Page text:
Labour history uncut: Everybody out!

by Pete Goddard and Atul Hatwal

It’s somehow fitting that the fuse for the general strike was lit at the Daily Mail.

The government was still engaged in half-hearted negotiations with the unions when, on Sunday 2nd May 1926 the print compositors at the Mail refused to set an inflammatory editorial, entitled “For King and Country.” Although the companion piece, “Compositing print causes cancer” probably didn’t help either.

Seeing an opportunity to kick things off whilst still blaming the unions, the government summarily walked out of the talks muttering about threats to freedom of speech.

The unions thought, “Walk out will you? We’ll show you a thing or two about walking out.”

The next day letters went out to union members up and down the country and on Tuesday 4th May the whistle blew.

”Everybody out!”

The general strike had begun.

Around 1.5 million to 2 million workers took part in the strike. People downed tools all across the country.

Then, frequently, different people across the country picked those tools up again.

Approximately 300,000 volunteers had joined the overwhelmingly middle class and right-wing Organisation for Maintenance of Supplies. Their task was to help keep the country running during the period of the strike in a sort of extended “working class” themed fancy dress party.

The general strike’s PR team knew it had an uphill battle when even the Mirror started calling the strike "evil"

At the same time, with the print setters on strike, someone had to provide the British public with a replacement for their daily sports news, Sudoku and political misinformation. And who had enough spare time to moonlight over hot metal at a time of enormous national economic crisis? The chancellor of the exchequer, of course. Winston Churchill was put in charge of producing the government’s British Gazette.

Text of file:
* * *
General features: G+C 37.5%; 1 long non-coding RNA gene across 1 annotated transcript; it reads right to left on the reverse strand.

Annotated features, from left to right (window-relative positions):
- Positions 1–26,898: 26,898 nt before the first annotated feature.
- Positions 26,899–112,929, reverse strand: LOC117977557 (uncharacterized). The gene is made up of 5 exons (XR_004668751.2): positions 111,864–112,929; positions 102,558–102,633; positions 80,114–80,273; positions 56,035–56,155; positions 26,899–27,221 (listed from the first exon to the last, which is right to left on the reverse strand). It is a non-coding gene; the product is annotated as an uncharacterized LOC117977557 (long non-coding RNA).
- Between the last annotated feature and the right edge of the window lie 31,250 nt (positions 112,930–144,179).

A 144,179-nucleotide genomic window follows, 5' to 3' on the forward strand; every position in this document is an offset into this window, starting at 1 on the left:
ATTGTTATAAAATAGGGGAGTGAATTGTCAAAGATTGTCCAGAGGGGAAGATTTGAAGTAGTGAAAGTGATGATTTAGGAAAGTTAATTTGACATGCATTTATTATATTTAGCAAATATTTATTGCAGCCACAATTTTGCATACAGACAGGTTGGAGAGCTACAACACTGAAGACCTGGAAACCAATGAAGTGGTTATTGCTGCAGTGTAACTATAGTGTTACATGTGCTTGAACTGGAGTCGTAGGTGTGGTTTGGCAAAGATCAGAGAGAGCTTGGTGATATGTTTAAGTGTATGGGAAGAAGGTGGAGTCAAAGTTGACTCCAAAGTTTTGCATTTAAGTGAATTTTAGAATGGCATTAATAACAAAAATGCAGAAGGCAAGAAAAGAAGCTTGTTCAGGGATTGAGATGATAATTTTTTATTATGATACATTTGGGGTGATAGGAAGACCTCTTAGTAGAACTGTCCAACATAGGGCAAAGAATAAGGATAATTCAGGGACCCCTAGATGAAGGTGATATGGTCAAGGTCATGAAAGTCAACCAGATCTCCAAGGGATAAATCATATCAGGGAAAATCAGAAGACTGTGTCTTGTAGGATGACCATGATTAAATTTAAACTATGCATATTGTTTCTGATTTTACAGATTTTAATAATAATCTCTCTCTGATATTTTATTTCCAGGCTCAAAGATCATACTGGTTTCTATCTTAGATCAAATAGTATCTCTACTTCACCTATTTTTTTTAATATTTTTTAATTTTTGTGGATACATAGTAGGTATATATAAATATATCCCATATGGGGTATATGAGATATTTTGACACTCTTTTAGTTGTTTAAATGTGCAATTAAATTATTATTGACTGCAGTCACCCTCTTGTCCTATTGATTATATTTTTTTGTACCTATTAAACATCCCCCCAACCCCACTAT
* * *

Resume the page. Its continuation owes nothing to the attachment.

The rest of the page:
This was a promotional freesheet on a national scale. Up to 2 million copies a day went out with government news, government views and a coupon for a free day as a bus driver for every reader.

Never the most visual of papers, The British Gazette included on Page 3 a 1,000 word description of a topless model

It was also a useful distraction for the bellicose chancellor. He could play at being Citizen Kane for a change, instead of his normal preferred game of soldiers

The TUC attempted some media plurality by producing its own paper, the British Worker.  They managed to produce between 250,000 and 400,000 copies per day. This output was quite limited due in no small part to Churchill, who had requisitioned all the newsprint. See, you don’t need to own all the papers to own the media, you just need all the ink – are you reading Rupert?

This lopsided propaganda battle was typical of the strike in general. The TUC and supporters made a brave effort, but the government had all the resources.

This reality was grimly apparent to members of the trade union general council. Ernest Bevin and Jimmy Thomas, leaders of the TGWU and railwaymen, were deeply uneasy. Regardless of the brave speeches, they were acutely aware that their members, the ones who had elected them and that they were meant to represent, were basically supporting a miners’ strike.

Workers’ solidarity is a fine thing, but it wasn’t really clear how the miners could possibly win.

On the futility of the miners’ position, even Bevin privately agreed with his bête noire, Ramsay Macdonald, who wrote in his diary,

“…we are up against the hard face of impossibility as miners cannot budge from “not a shilling & not a minute…Strike cannot settle purely economic problem of bankruptcy of industry. Were it to be ‘won’ industry remains bankrupt.”

The only potential long term solution for mining was nationalisation. But it wasn’t even on the table as this was a dispute between miners and mine owners.

The jangling nerves of the union leaders were strummed on May 6th when the first fatality of the strike occurred: a volunteer bus driver was forced off the road and died. Stories about sporadic outbreaks of violence also started to filter through. The Guardian reported on trouble in Leeds,